Games to Improve Specific Skills
Every child has their own special skills and talents, and making the most of them can benefit both them and society. You can't lose if you plan youth group games and activities built up around the children's strengths – and they'll benefit as well!
Athletic SkillsBeing athletic is considered a must in today's society, but not everyone is up to the task. Children with poor athletic skills often suffer rejection by their peers, so helping them find a sport they enjoy – and one that will make them more capable - can be a youth group lifesaver.
Traditional outdoor sportsThese are the most obvious games to improve athletic skills, from football to cricket to archery, as well as traditional playground games such as dodgeball. When weather permits these are great, but include some non-competitive games as well. Marbles, anyone?
Indoor or Outdoor RoundersA game of rounders gets everyone involved and helps to improve bowling, batting and catching skills as well as giving kids a run around. Use a softer ball if kids aren't used to the hard variety and either a rounders or cricket bat will do. This is a game that can be played indoors in the church or community centre hall for example, but with tennis table bat and ball instead to avoid breakages.
7BallAnother great indoor sport, requiring thick markers, three dustbins and seven tennis balls. Arrange bins in a row facing the players. Decide where a throwing line is, move the bins seven feet away and mark it. Kids take turns getting the balls in the bins and score points. As they improve, so do their confidence levels.
Artistic SkillsPlaying games which encourage children's artistic expression is important, especially for kids who like crafty activities more than anything else. Here are just a few to get their artistic juices flowing...
- Live Sculpture - Get in a load of cheap or inexpensive “art” supplies, such as clingfilm, aluminium foil, fabric scraps, sequins, old feather boas etc. Then divide the children into groups of three, with one child designated as the “living sculpture”. The team that makes the best artistic expression in the allotted time wins a silly prize.
- Toilet Paper Outfits - Partner everyone up and give them each several (cheap and recycled) loo rolls. Then time them to make the most creative outfit in five minutes, judged by their peers. Pre-teens in particular love this one!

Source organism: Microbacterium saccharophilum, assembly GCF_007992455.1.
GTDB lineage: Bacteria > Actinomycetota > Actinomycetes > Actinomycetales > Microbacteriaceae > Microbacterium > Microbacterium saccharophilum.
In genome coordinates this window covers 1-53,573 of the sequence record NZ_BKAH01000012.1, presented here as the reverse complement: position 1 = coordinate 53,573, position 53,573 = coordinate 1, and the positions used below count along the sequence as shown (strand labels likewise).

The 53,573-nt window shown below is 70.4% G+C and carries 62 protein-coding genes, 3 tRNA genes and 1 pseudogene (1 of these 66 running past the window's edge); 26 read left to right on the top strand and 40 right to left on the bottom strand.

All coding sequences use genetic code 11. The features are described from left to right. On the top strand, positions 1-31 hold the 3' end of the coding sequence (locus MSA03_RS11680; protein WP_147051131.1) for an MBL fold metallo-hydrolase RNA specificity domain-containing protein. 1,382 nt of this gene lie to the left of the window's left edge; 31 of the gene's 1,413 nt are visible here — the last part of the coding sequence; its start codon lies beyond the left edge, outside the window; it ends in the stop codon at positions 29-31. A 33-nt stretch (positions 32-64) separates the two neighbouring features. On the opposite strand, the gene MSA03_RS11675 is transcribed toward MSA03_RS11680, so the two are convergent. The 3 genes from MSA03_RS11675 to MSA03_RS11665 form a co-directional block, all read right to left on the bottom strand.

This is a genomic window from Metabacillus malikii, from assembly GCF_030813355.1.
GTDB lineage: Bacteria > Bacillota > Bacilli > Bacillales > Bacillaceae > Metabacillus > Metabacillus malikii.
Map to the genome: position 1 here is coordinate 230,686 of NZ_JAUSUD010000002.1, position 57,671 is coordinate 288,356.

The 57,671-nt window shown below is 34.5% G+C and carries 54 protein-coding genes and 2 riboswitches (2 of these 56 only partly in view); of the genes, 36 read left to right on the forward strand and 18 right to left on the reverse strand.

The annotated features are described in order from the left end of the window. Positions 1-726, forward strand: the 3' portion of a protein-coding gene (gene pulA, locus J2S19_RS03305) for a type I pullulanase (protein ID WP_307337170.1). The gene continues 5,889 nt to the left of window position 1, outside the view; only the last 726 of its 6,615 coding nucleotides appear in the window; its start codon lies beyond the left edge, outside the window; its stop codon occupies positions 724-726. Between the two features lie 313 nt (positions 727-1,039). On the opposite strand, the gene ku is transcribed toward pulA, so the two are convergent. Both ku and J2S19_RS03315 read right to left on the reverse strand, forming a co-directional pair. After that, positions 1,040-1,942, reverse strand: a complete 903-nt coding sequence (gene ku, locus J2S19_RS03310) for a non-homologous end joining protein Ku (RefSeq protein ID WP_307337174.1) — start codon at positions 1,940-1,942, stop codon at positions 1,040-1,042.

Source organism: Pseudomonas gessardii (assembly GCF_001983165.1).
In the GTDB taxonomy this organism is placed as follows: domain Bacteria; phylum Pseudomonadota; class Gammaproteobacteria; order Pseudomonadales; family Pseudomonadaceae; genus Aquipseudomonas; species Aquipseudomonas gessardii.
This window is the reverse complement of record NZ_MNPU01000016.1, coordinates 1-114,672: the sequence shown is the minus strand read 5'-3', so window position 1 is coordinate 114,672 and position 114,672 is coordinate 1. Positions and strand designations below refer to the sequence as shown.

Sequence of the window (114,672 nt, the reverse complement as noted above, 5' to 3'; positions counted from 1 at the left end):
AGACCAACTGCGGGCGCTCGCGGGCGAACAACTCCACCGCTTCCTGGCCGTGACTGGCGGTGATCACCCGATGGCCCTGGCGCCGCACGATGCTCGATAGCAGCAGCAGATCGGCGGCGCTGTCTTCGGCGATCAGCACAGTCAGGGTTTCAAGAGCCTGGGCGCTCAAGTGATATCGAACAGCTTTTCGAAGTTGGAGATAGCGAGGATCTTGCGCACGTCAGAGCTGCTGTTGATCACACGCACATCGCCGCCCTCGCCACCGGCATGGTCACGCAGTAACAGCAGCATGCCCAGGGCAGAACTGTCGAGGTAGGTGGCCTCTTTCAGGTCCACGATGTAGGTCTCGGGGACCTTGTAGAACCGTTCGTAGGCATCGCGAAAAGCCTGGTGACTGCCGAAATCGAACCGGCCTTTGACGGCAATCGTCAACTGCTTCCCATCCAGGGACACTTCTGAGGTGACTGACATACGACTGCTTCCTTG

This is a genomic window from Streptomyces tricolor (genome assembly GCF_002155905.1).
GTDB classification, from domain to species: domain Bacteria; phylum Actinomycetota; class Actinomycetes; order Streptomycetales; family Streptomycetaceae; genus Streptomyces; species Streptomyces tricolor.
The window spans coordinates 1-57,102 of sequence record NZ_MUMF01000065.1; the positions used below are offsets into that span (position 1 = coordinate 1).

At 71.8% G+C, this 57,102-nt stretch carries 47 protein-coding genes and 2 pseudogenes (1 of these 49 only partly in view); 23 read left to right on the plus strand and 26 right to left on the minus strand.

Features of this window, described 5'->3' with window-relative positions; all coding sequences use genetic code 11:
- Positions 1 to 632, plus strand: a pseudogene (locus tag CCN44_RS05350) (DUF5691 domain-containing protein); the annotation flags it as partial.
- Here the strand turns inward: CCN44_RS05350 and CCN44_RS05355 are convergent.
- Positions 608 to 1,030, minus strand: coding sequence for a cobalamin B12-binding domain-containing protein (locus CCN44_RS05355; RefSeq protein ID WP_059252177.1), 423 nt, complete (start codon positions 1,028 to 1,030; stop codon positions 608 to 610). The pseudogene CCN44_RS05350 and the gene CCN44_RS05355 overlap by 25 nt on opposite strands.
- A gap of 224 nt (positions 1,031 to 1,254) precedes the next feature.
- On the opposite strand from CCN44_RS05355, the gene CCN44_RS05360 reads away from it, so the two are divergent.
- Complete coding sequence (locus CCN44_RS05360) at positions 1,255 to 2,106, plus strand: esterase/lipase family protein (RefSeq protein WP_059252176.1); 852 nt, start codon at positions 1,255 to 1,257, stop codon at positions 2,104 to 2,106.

- Night at the Museum - Pick a topic and have the children in the youth group create their own museum around that theme. Then plan an evening, or afternoon, for parents and other invited guests to admire their work. Serve refreshments and make a party out of it!
Intellectual SkillsBrainy kids will love these games – and hopefully so will everyone else...
- Poetry Night - Both younger and older children love poetry as a way of expressing themselves. Encourage this self-expression by staging an evening – or an afternoon – where they can read their masterpieces out loud in front of their peers. You can include song lyrics as well for teens.
- Interview Me - Have each child write the names of five people they would love to interview on five scraps of paper: David Beckham, Hannah Montana or even Gordon Brown. Then they pick scraps of paper and take turns being the interviewer and the interviewee. Later they will have to present their findings to the entire group. A great way for children to collate their thoughts and perfect their writing and speaking skills.
Social SkillsLearning to be an active and productive part of society is something all children need to learn and games which reinforce cooperation, sharing, tolerance, empathy, listening and friendship are invaluable. Here are just a few games to set your youth group members off to a good start:
- Ball of Emotion - Buy at least 20 inexpensive coloured balls and write a specific emotion on each one, such as “happy”, “angry” or “scared”. Divide the children up in groups of ten and have them pick a ball, one at a time, and act out the emotion. You can also play catch in a large circle with the balls, the person who drops the ball has to act out the emotion written on it. A great icebreaker.
- Five Alive - Ask youth group members to divide themselves up into groups of five, then ask them to write down their five best traits. When they're done, they take turns reading them aloud, with no comments allowed. When everyone is finished the lists are open to discussion. Youth leaders can ask why we are proud of who we are, and whether we should be shy in revealing too much.
- My Beautiful Life - Divide children into pairs, and have them tell the most exciting story from their own life. It could be about a recent camping trip, the time they went on the world's highest roller-coaster, or when they were in a car accident. Then they recount the other's story to the group, after which each one is voted on to get an award (every story wins). These can be Most Exciting Theme Park Experience, Scariest Outing or Messiest Weekend – anything goes!
You can't go wrong when planning youth group games and activities that play up a child's specific skills set. These games are not only fun but educational, and will reinforce those who already have accomplished certain skills, as well as help those who are still working on them.